Prof. Bill Dally, Department of EE and CS, Computer Systems Laboratory, Stanford University
Programmable stream processors are capable of efficiency comparable to fixed-function ASIC solutions (about 20pJ/op) and can be scaled from a Gop/s (20mW) to a Top/s (20W) in 0.13um technology. The parallel nature of stream processors enables their performance to scale with technology. In a 2010 45nm technology we expect an efficiency of 1pJ/op and performance of up to 20Top/s (20W). A stream processor contains an array of arithmetic units that are supplied with data by a deep register hierarchy. A compiler automatically maps the signal-flow graph of an application to this array: employing stream scheduling to stage the high-level movement of streams, and communication scheduling to schedule the data movement in the low-level kernels. This explicit optimization of communication results in almost all data and instruction movement taking place over short wires, and hence almost all energy going to useful computation. We have built a prototype streaming signal processor, Imagine, and have demonstrated streaming applications involving video compression/decompression, wireless communication, and adaptive beamforming. This talk will describe stream architectures, stream programming systems, and streaming applications. A comparison will be made to conventional DSPs, FPGAs, and ASIC solutions.
Bill Dally received the B.S. degree in Electrical Engineering from Virginia Polytechnic Institute, the M.S. degree in Electrical Engineering from Stanford University, and the Ph.D. degree in Computer Science from Caltech.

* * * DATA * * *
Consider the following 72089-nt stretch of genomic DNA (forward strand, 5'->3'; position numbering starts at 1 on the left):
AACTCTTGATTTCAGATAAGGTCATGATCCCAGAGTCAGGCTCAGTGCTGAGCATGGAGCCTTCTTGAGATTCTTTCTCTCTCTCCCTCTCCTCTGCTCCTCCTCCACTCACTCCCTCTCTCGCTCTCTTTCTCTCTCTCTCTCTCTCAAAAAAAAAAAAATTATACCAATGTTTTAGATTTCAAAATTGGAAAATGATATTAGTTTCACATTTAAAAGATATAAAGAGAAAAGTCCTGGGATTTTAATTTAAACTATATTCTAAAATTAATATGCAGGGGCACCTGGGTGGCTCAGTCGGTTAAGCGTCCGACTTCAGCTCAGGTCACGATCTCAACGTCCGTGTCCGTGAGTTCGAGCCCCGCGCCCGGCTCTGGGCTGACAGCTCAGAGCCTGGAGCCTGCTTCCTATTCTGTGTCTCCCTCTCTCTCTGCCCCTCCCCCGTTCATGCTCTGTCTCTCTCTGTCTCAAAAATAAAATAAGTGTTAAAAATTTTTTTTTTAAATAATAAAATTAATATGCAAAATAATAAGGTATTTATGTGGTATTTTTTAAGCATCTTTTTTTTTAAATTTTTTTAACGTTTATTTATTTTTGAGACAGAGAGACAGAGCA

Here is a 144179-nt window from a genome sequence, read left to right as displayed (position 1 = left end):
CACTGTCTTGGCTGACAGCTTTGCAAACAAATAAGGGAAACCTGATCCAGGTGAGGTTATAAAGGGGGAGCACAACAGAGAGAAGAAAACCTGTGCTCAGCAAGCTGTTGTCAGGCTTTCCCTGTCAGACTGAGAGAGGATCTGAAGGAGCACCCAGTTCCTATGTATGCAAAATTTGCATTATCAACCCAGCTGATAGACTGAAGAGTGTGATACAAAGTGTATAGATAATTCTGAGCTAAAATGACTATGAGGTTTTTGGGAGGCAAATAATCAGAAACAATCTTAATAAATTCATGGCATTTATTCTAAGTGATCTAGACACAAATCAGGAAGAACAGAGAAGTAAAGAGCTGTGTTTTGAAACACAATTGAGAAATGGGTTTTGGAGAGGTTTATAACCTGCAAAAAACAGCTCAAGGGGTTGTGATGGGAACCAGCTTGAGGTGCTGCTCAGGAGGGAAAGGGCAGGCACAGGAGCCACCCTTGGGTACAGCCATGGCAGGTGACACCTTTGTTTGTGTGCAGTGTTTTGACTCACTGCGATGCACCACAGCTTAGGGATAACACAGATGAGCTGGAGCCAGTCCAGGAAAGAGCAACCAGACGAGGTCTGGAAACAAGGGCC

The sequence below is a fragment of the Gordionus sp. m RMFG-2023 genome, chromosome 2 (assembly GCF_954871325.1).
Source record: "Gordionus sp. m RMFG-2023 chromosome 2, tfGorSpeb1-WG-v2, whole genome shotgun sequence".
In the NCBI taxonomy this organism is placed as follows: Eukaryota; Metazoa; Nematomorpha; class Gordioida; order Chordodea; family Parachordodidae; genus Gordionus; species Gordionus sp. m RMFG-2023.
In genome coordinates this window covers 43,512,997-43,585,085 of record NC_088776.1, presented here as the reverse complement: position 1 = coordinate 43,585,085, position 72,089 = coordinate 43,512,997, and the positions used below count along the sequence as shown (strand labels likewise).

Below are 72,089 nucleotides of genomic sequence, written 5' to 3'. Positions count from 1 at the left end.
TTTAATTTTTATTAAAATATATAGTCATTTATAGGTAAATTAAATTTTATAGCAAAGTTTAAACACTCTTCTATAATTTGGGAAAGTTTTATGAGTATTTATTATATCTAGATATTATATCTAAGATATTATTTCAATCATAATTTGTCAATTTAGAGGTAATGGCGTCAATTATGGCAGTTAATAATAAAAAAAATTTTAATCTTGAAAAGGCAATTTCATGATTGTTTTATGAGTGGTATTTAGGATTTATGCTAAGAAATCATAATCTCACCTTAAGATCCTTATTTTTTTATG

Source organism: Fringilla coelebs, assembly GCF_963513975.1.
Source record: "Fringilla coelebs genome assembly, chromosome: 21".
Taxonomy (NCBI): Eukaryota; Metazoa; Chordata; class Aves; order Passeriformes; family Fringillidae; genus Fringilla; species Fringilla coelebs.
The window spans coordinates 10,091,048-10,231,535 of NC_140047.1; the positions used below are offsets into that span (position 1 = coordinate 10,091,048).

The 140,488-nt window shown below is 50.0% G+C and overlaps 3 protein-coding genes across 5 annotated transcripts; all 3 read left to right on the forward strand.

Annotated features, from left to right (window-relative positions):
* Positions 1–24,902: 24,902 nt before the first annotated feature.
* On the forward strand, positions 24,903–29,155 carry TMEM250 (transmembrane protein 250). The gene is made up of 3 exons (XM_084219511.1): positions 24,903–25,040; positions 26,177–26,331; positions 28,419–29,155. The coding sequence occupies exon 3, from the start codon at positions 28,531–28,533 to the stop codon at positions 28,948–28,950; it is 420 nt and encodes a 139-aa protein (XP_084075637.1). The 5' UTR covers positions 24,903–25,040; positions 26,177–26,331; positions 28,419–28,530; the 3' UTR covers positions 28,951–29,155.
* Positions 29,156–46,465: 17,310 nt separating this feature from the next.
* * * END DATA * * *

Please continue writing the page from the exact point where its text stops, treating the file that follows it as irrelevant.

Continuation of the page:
Bill and his group have developed system architecture, network architecture, signaling, routing, and synchronization technology that can be found in most large parallel computers today. While at Bell Telephone Laboratories Bill contributed to the design of the BELLMAC32 microprocessor and designed the MARS hardware accelerator. At Caltech he designed the MOSSIM Simulation Engine and the Torus Routing Chip which pioneered wormhole routing and virtual-channel flow control. While a Professor of Electrical Engineering and Computer Science at the Massachusetts Institute of Technology his group built the J-Machine and the M-Machine, experimental parallel computer systems that pioneered the separation of mechanisms from programming models and demonstrated very low overhead synchronization and communication mechanisms. Bill is currently a Professor of Electrical Engineering and Computer Science at Stanford University where his group has developed the Imagine processor, which introduced the concepts of stream processing and partitioned register organizations. Bill has worked with Cray Research and Intel to incorporate many of these innovations in commercial parallel computers, with Avici Systems to incorporate this technology into Internet routers, and co founded Velio Communications to commercialize high-speed signaling technology. He is a Fellow of the IEEE, a Fellow of the ACM and has received numerous honors including the ACM Maurice Wilkes award. He currently leads projects on high-speed signaling, computer architecture, and network architecture. He has published over 150 papers in these areas and is an author of the textbooks, Digital Systems Engineering and Principles and Practices of Interconnection Networks.
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